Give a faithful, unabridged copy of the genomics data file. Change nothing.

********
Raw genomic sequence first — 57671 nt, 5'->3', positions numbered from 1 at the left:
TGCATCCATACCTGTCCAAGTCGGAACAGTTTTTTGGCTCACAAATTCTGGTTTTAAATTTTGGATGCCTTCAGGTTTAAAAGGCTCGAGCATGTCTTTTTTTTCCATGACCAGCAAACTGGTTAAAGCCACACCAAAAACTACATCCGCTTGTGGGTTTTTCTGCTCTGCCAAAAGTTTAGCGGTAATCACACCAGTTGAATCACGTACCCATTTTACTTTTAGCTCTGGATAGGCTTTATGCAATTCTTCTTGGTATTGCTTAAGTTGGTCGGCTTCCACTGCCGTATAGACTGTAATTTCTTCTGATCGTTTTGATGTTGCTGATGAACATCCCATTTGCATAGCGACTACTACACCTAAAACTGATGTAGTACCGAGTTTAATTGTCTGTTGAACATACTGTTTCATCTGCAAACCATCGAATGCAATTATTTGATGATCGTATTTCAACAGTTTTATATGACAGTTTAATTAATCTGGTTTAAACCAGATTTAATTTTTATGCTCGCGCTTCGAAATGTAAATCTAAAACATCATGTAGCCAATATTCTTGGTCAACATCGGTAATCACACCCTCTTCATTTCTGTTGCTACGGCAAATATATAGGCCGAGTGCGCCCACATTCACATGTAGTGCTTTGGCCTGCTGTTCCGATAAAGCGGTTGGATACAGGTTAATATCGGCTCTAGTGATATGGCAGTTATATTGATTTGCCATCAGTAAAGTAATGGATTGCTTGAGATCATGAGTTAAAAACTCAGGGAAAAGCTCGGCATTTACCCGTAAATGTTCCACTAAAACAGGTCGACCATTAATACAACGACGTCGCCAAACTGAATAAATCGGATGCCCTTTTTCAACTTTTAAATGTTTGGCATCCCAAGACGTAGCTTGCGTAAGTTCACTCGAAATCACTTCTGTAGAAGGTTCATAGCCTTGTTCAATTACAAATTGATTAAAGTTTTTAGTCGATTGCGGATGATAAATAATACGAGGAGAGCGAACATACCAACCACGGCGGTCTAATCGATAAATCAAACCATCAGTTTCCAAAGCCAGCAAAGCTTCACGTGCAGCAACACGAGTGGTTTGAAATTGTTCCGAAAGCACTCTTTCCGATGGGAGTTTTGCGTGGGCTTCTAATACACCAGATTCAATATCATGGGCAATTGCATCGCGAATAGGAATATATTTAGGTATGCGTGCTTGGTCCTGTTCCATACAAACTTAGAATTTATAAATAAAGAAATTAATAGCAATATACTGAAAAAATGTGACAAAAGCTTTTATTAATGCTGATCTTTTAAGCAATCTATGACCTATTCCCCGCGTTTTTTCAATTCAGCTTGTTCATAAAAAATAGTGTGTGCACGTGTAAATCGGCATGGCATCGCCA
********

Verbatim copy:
Raw genomic sequence first — 57671 nt, 5'->3', positions numbered from 1 at the left:
TGCATCCATACCTGTCCAAGTCGGAACAGTTTTTTGGCTCACAAATTCTGGTTTTAAATTTTGGATGCCTTCAGGTTTAAAAGGCTCGAGCATGTCTTTTTTTTCCATGACCAGCAAACTGGTTAAAGCCACACCAAAAACTACATCCGCTTGTGGGTTTTTCTGCTCTGCCAAAAGTTTAGCGGTAATCACACCAGTTGAATCACGTACCCATTTTACTTTTAGCTCTGGATAGGCTTTATGCAATTCTTCTTGGTATTGCTTAAGTTGGTCGGCTTCCACTGCCGTATAGACTGTAATTTCTTCTGATCGTTTTGATGTTGCTGATGAACATCCCATTTGCATAGCGACTACTACACCTAAAACTGATGTAGTACCGAGTTTAATTGTCTGTTGAACATACTGTTTCATCTGCAAACCATCGAATGCAATTATTTGATGATCGTATTTCAACAGTTTTATATGACAGTTTAATTAATCTGGTTTAAACCAGATTTAATTTTTATGCTCGCGCTTCGAAATGTAAATCTAAAACATCATGTAGCCAATATTCTTGGTCAACATCGGTAATCACACCCTCTTCATTTCTGTTGCTACGGCAAATATATAGGCCGAGTGCGCCCACATTCACATGTAGTGCTTTGGCCTGCTGTTCCGATAAAGCGGTTGGATACAGGTTAATATCGGCTCTAGTGATATGGCAGTTATATTGATTTGCCATCAGTAAAGTAATGGATTGCTTGAGATCATGAGTTAAAAACTCAGGGAAAAGCTCGGCATTTACCCGTAAATGTTCCACTAAAACAGGTCGACCATTAATACAACGACGTCGCCAAACTGAATAAATCGGATGCCCTTTTTCAACTTTTAAATGTTTGGCATCCCAAGACGTAGCTTGCGTAAGTTCACTCGAAATCACTTCTGTAGAAGGTTCATAGCCTTGTTCAATTACAAATTGATTAAAGTTTTTAGTCGATTGCGGATGATAAATAATACGAGGAGAGCGAACATACCAACCACGGCGGTCTAATCGATAAATCAAACCATCAGTTTCCAAAGCCAGCAAAGCTTCACGTGCAGCAACACGAGTGGTTTGAAATTGTTCCGAAAGCACTCTTTCCGATGGGAGTTTTGCGTGGGCTTCTAATACACCAGATTCAATATCATGGGCAATTGCATCGCGAATAGGAATATATTTAGGTATGCGTGCTTGGTCCTGTTCCATACAAACTTAGAATTTATAAATAAAGAAATTAATAGCAATATACTGAAAAAATGTGACAAAAGCTTTTATTAATGCTGATCTTTTAAGCAATCTATGACCTATTCCCCGCGTTTTTTCAATTCAGCTTGTTCATAAAAAATAGTGTGTGCACGTGTAAATCGGCATGGCATCGCCA